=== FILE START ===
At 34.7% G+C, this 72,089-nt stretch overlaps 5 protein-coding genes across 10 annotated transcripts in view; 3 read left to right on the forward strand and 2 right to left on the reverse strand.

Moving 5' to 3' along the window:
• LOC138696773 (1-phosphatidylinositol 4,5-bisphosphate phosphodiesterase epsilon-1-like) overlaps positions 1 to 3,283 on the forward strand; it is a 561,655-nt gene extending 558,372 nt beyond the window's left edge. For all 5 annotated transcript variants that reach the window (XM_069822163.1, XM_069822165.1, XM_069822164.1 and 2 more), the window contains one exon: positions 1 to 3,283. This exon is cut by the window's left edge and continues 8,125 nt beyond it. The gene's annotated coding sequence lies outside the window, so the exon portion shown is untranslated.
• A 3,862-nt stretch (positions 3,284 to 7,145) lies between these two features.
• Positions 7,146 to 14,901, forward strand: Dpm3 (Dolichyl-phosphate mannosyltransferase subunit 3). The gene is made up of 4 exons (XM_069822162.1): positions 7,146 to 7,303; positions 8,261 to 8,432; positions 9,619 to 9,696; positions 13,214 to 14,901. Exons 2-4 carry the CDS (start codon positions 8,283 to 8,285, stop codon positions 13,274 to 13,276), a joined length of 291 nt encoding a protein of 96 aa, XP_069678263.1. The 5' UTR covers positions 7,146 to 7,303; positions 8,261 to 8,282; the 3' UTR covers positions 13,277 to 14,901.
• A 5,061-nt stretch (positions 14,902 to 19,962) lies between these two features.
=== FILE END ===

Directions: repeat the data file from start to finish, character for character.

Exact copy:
At 34.7% G+C, this 72,089-nt stretch overlaps 5 protein-coding genes across 10 annotated transcripts in view; 3 read left to right on the forward strand and 2 right to left on the reverse strand.

Moving 5' to 3' along the window:
• LOC138696773 (1-phosphatidylinositol 4,5-bisphosphate phosphodiesterase epsilon-1-like) overlaps positions 1 to 3,283 on the forward strand; it is a 561,655-nt gene extending 558,372 nt beyond the window's left edge. For all 5 annotated transcript variants that reach the window (XM_069822163.1, XM_069822165.1, XM_069822164.1 and 2 more), the window contains one exon: positions 1 to 3,283. This exon is cut by the window's left edge and continues 8,125 nt beyond it. The gene's annotated coding sequence lies outside the window, so the exon portion shown is untranslated.
• A 3,862-nt stretch (positions 3,284 to 7,145) lies between these two features.
• Positions 7,146 to 14,901, forward strand: Dpm3 (Dolichyl-phosphate mannosyltransferase subunit 3). The gene is made up of 4 exons (XM_069822162.1): positions 7,146 to 7,303; positions 8,261 to 8,432; positions 9,619 to 9,696; positions 13,214 to 14,901. Exons 2-4 carry the CDS (start codon positions 8,283 to 8,285, stop codon positions 13,274 to 13,276), a joined length of 291 nt encoding a protein of 96 aa, XP_069678263.1. The 5' UTR covers positions 7,146 to 7,303; positions 8,261 to 8,282; the 3' UTR covers positions 13,277 to 14,901.
• A 5,061-nt stretch (positions 14,902 to 19,962) lies between these two features.